Islamic organisations such as the Zeinab Association and the Women’s Organisation of the Islamic Revolution also supported the movement. In addition, organisations such as the One Million Signatures campaign, which opposes discrimination against women, played a significant role in mobilising public opinion.
The law was also controversial among government officials and several reformists protested against it openly. Iran’s former president, Mohammad Khatami, called it “persecution”. Even a leading cleric, Grand Ayatollah Yousef Sanei, stated, “If the first wife does not permit her husband to take another wife, the marriage will not be legitimate, even if a man can support both wives financially.”
Nevertheless, the speaker of the parliament, Ali Larijani, has declared that it will consider a slightly amended version of the controversial article.
A lawyer, Nasrin Sotoudeh, told German broadcaster Deutsche Welle, “When a government imprisons the women who ask for a change of discriminatory laws, and it persistently proposes a law that encourages men to marry a second wife, it is only natural that women don’t trust such a government.”
A young member of the Centre for Iranian Women, Taraneh Bani Yaghoub, said, “The women’s movement will not remain quiet.”
Iran’s first law that recognised polygamy according to Islamic Sharia law was passed when Reza Shah, who ruled between 1925 and 1941, was in power. In 1970, women activists demanded the secular government of Mohammad Reza Shah outlaw polygamy but despite the government’s positive reaction to their demand, clerics prevented it. In 1975, an alternative was adopted that polygamy was permitted under certain conditions, such as obtaining the first wife’s permission.
Much has changed in Iran since the 1976, when only 36 per cent of women were literate. Now, according to the Statistical Centre of Iran, 80 per cent of women are educated, and almost 1.6 million are university students – half the total and compared to 46,000 in 1976. Women’s education has also brought about a drastic change in their demographic behaviour. A woman’s average age on marriage is 24 while in 1976 it was 18 and the birth rate has dropped by one third compared to 30 years ago.
In addition, despite government restrictions on women, the number of female professionals has increased at around six per cent a year, so that about 2.5 million women were working in 2006, according to official statistics. A large group of educated women – scientists, doctors, academics, writers, artists, cinematographers, lawyers – has shaped today’s Iranian society. For years, these women have demanded legal and social rights and equal treatment with men. They have resisted any law that weakens their rights or degrades their position in society.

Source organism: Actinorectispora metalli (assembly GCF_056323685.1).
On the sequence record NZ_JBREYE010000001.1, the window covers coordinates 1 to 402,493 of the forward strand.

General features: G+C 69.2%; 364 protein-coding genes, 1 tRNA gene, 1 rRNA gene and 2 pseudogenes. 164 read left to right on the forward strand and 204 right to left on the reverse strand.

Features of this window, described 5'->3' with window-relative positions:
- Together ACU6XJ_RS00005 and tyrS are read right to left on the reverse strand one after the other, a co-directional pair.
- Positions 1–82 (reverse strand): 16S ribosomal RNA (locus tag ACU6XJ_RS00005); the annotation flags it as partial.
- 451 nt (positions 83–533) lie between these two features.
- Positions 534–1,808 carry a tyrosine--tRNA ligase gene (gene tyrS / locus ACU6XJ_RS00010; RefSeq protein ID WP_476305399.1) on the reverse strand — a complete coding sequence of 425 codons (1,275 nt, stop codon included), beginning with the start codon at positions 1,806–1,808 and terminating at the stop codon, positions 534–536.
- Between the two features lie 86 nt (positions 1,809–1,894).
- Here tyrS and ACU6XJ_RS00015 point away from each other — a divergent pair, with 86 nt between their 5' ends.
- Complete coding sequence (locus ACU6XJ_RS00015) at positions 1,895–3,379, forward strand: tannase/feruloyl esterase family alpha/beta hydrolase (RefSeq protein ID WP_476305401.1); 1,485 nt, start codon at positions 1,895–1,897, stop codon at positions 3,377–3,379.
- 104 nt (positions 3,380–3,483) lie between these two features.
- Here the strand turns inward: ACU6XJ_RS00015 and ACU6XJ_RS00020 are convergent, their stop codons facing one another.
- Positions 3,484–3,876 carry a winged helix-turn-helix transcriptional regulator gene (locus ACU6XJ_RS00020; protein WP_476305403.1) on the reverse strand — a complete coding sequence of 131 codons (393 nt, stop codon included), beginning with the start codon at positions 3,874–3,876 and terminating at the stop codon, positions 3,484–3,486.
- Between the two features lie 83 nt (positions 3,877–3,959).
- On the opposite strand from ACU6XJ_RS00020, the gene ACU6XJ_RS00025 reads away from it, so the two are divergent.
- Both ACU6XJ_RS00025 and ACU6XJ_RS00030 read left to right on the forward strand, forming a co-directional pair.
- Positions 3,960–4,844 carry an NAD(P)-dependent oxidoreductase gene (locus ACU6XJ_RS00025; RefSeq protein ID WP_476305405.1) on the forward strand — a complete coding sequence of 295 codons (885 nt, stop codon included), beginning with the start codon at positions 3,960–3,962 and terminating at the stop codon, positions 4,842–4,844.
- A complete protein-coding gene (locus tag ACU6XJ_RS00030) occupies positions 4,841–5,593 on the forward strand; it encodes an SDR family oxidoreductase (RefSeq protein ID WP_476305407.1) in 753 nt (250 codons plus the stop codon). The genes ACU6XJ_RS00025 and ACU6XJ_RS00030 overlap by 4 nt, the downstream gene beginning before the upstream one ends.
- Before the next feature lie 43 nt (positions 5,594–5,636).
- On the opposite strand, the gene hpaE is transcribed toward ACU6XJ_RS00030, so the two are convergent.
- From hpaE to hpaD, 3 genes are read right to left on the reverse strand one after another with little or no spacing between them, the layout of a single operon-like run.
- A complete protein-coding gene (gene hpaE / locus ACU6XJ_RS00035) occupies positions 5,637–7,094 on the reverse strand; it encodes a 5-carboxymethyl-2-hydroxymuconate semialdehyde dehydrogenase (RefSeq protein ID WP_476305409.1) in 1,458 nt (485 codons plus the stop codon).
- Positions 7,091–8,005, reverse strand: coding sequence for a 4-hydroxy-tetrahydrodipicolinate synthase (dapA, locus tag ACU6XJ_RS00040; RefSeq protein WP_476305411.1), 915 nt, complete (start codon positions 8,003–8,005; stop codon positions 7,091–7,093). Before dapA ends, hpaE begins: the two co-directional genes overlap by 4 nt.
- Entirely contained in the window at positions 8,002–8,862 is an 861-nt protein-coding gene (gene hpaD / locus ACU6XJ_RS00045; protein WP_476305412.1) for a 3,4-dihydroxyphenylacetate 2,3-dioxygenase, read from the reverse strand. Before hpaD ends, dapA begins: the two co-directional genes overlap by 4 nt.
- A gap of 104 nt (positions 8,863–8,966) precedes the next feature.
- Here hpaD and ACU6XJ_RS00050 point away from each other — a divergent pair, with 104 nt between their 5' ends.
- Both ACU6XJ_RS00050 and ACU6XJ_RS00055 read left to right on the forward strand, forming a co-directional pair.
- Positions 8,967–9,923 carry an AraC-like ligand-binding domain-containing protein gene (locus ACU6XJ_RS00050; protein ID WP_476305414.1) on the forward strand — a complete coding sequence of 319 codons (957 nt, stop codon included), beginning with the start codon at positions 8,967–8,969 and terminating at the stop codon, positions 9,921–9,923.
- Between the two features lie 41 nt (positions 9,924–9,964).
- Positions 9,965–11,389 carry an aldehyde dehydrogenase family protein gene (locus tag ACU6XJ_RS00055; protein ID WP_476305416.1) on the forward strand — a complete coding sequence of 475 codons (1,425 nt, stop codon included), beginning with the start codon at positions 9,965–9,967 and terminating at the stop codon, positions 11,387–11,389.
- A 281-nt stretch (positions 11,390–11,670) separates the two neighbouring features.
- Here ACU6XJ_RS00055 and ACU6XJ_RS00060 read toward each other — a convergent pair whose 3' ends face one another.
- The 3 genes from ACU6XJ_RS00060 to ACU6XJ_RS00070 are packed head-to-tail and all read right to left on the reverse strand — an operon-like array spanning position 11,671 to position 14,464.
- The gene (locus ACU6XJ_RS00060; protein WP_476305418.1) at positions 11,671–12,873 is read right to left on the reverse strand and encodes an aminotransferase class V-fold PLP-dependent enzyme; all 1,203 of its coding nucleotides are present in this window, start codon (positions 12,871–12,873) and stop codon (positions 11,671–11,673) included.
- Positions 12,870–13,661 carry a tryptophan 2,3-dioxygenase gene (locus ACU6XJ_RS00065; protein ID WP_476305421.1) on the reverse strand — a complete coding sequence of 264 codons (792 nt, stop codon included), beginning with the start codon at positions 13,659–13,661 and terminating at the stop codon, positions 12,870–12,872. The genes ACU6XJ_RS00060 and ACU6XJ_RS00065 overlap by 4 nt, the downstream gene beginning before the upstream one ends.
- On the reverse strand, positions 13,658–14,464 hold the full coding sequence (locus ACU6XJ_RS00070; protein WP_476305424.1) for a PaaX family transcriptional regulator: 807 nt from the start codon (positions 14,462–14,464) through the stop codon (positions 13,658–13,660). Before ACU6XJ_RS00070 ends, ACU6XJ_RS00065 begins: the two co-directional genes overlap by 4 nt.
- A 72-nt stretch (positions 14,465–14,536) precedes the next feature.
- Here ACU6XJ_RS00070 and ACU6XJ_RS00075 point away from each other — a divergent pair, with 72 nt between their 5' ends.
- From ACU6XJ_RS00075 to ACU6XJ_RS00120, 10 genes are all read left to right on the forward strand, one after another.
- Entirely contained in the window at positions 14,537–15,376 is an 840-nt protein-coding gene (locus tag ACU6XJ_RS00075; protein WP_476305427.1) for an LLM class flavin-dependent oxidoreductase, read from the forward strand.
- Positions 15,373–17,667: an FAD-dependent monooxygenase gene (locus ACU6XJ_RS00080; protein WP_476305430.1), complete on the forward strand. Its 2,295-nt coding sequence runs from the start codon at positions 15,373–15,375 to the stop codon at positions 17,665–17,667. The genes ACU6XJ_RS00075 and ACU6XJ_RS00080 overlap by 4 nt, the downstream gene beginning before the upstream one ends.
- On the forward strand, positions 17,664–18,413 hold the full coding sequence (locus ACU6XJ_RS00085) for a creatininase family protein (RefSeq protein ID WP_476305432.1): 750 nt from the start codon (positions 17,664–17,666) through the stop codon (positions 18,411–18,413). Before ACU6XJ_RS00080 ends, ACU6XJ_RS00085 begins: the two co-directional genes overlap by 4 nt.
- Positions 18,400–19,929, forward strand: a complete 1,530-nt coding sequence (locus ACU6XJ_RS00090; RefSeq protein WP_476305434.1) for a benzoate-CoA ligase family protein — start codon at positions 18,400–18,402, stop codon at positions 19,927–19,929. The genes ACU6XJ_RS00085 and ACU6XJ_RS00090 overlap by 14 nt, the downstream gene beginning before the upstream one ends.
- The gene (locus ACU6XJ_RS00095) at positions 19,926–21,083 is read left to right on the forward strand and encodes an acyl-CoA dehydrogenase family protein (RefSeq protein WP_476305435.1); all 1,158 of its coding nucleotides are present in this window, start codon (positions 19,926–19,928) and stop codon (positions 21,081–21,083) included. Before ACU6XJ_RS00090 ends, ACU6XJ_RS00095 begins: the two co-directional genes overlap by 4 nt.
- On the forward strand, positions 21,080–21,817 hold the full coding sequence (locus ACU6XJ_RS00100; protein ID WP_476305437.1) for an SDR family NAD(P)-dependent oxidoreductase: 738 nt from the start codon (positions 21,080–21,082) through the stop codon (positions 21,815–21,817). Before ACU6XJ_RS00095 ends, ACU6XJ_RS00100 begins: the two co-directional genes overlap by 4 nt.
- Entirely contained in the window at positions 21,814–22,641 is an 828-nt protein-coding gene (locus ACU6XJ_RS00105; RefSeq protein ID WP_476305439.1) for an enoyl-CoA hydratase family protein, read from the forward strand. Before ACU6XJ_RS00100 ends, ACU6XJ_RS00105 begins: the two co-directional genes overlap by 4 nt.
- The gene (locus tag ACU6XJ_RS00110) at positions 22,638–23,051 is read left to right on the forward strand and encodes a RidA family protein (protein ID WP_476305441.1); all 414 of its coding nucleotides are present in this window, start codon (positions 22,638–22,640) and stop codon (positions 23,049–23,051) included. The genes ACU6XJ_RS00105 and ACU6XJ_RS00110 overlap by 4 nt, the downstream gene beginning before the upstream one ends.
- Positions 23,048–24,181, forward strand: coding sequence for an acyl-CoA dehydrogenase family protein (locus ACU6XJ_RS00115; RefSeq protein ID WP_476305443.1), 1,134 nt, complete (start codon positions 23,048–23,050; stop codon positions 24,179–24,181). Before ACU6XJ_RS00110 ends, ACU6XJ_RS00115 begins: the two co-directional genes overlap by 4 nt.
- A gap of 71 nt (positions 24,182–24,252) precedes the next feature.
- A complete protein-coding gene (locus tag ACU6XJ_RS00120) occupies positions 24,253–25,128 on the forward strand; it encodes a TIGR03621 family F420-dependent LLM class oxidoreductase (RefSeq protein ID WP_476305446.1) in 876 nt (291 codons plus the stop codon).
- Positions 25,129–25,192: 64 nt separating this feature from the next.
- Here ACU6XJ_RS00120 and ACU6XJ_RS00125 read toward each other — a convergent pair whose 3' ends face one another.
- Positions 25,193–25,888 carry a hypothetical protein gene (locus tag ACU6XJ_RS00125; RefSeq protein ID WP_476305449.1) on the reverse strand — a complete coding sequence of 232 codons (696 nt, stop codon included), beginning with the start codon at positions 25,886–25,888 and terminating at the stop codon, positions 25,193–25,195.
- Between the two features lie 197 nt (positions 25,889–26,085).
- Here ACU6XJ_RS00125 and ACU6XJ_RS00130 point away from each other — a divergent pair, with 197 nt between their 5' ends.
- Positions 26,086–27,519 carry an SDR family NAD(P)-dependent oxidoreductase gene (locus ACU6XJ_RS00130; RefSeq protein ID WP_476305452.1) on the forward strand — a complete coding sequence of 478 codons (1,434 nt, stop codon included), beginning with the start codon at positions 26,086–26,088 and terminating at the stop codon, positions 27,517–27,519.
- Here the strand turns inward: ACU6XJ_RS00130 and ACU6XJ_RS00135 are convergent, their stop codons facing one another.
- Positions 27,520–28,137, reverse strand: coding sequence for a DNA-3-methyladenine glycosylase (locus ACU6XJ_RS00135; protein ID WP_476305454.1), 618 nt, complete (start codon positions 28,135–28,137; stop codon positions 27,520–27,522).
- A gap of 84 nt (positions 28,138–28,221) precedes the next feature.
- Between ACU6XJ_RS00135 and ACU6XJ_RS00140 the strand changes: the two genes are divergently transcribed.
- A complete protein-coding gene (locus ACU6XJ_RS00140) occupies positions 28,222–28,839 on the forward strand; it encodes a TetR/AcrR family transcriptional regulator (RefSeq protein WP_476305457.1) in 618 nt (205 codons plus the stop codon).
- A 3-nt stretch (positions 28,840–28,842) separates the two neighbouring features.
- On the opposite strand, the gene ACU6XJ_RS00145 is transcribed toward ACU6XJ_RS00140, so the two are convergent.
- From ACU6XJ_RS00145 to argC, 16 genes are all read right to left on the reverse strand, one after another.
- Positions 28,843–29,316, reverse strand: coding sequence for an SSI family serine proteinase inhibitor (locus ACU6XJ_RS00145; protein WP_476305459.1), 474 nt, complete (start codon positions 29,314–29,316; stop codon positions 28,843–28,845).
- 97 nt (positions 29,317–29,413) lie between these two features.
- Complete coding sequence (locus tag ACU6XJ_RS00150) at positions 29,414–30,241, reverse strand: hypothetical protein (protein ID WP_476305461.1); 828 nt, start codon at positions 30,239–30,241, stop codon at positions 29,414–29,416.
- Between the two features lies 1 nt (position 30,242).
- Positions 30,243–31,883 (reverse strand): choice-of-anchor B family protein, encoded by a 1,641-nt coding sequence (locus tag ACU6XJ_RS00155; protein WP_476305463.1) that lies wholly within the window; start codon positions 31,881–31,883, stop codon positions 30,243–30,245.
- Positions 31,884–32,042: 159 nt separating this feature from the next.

They say the proposed new law on polygamy is intolerable, also in the light of other laws on, for instance, divorce, fixed-term marriage contracts for men (or Sighehs), and child custody. Under Iranian divorce law, men can split from their wives under any circumstance, whereas women must have a “valid justification” such as the man’s addiction to drugs. Married men can have as many Sighehs as they wish, whereas women are stoned to death if they have an extramarital affair. In most cases, men also get custody of the children.
While women are angry with the proposed new law, they have also been disappointed by the reaction of key figures of the opposition movement. A recent statement signed by a group of women activists accused defeated presidential contenders Mir Hossein Mousavi and Mehdi Karroubi of ignoring women’s rights and even their existence in their political manifestos. “We believe that women’s issues are a major part of the current crisis and no solution will be achieved unless this issue is included,” they said.


Shiva Nazarahari’s Mother: “Release My Daughter, She is Innocent!”

February 4, 2010

Iran Human Rights Website

Shahrzad Kariman, mother of imprisoned human rights activist Shiva Nazar Ahari who was arrested on December 20, 2009, told the International Campaign for Human Rights in Iran that her daughter’s activities in Committee of Human Rights Reporters was completely legal and charges such as “association with MKO” are completely groundless. Referring to Shiva’s ailing health she said: “Shiva continues to remain in solitary confinement since the day she was arrested. I have not heard anything from her for the past ten days and I don’t know whether she is well or not. Before she was imprisoned, she had chest pains and her treatment was incomplete. We were going to take her in for treatment for her heart and for EKG’s when she was arrested and we couldn’t go. She has not called me over the past ten days and when we went to visit with her today, we were not allowed to see her.”